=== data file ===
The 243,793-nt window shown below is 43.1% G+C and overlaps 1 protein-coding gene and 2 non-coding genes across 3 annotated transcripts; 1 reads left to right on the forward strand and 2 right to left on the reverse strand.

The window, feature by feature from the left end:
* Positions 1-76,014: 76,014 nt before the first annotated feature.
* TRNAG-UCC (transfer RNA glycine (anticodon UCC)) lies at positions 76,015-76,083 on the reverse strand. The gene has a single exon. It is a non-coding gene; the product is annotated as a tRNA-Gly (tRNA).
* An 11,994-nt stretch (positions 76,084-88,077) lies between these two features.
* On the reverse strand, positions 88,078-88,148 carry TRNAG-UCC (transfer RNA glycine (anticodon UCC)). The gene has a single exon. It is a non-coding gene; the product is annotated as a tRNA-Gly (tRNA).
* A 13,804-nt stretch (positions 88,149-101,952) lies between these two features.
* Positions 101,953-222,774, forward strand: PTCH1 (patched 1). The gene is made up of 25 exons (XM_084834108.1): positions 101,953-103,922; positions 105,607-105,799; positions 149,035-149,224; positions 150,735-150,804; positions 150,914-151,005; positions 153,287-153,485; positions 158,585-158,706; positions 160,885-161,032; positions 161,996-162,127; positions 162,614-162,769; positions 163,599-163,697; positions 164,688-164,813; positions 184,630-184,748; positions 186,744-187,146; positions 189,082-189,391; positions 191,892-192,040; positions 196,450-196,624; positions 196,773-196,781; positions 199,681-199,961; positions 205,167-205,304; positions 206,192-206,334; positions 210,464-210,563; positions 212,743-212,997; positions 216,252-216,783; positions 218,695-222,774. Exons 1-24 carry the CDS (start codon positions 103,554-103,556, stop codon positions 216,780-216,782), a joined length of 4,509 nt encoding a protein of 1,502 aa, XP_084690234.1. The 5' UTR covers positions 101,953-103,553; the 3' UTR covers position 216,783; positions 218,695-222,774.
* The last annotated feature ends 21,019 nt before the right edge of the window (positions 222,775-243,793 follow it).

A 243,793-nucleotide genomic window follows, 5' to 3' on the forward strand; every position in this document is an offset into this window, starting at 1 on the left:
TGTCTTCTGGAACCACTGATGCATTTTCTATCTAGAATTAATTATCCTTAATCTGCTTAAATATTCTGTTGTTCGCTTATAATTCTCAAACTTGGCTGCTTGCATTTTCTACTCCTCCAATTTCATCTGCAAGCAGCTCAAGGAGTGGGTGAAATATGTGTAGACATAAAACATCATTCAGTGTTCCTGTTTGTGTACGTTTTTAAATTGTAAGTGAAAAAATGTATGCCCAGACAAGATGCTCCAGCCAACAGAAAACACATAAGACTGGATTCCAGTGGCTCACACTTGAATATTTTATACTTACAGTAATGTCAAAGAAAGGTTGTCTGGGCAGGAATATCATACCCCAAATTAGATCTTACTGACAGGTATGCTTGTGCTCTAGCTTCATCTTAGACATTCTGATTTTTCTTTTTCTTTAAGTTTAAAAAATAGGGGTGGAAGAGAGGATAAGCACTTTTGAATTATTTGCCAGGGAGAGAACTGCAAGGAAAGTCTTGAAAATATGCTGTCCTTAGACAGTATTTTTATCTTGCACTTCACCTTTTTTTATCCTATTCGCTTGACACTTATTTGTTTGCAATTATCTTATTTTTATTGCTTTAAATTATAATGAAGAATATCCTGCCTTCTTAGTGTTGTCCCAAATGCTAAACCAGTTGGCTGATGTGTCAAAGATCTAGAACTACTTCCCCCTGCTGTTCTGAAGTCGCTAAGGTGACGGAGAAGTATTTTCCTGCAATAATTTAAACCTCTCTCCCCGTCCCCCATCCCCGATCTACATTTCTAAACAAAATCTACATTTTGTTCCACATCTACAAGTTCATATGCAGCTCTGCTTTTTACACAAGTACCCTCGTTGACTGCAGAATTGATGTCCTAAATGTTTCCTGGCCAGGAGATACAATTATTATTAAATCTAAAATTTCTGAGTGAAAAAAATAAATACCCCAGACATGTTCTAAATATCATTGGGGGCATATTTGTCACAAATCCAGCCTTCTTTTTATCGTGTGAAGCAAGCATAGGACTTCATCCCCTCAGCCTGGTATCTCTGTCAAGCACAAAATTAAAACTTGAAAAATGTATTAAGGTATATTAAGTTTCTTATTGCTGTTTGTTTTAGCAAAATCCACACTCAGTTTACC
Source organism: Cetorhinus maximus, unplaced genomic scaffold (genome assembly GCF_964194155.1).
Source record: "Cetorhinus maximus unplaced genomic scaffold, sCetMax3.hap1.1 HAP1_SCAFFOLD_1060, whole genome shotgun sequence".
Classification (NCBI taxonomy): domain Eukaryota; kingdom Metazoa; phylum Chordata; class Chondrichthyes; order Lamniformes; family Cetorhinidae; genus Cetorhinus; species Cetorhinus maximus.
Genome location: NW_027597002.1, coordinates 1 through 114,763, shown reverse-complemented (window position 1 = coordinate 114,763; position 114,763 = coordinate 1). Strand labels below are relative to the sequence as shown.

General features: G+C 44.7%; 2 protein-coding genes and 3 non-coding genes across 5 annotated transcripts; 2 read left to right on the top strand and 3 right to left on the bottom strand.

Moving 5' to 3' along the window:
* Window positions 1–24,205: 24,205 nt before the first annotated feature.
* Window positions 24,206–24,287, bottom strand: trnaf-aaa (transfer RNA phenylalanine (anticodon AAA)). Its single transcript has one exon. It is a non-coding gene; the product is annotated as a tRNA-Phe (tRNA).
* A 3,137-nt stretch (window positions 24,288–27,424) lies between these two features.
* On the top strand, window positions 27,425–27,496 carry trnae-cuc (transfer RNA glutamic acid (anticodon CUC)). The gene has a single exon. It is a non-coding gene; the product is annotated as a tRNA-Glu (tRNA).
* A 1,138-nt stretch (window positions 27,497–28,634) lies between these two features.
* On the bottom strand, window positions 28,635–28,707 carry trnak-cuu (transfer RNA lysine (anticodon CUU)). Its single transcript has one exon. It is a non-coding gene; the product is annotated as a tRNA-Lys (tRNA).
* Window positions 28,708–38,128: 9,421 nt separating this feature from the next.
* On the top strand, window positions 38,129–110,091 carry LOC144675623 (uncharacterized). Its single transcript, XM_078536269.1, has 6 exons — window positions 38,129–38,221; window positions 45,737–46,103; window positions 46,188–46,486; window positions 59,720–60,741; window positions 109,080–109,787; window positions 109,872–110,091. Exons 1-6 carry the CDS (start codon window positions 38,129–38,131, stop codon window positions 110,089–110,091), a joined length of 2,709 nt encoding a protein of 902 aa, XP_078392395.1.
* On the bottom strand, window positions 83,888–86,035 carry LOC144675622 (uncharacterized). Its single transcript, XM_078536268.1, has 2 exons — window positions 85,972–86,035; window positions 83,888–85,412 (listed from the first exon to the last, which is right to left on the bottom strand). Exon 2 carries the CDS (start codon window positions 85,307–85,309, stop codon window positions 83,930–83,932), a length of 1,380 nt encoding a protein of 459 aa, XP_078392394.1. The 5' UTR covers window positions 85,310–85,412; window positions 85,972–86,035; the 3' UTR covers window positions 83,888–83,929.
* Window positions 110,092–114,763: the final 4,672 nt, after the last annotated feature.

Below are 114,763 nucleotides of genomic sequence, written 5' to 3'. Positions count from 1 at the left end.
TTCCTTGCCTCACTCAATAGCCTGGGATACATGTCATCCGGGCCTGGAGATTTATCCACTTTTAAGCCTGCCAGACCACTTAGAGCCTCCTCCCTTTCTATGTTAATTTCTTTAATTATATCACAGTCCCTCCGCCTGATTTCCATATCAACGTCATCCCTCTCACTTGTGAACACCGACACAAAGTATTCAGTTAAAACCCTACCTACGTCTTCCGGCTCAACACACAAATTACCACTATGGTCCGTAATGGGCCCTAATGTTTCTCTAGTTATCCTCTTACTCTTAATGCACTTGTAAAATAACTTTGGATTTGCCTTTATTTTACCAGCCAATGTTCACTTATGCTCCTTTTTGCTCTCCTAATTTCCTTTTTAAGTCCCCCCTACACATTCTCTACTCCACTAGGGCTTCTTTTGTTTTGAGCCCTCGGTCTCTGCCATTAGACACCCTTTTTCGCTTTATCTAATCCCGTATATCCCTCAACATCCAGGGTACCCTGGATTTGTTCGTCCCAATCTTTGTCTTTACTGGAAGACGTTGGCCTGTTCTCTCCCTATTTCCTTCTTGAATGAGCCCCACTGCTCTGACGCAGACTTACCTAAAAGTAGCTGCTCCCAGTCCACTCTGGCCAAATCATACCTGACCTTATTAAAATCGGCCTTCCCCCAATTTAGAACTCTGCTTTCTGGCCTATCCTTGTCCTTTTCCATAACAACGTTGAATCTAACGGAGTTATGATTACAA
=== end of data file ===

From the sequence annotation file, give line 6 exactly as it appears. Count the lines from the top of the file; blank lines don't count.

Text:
* On the reverse strand, positions 88,078-88,148 carry TRNAG-UCC (transfer RNA glycine (anticodon UCC)). The gene has a single exon. It is a non-coding gene; the product is annotated as a tRNA-Gly (tRNA).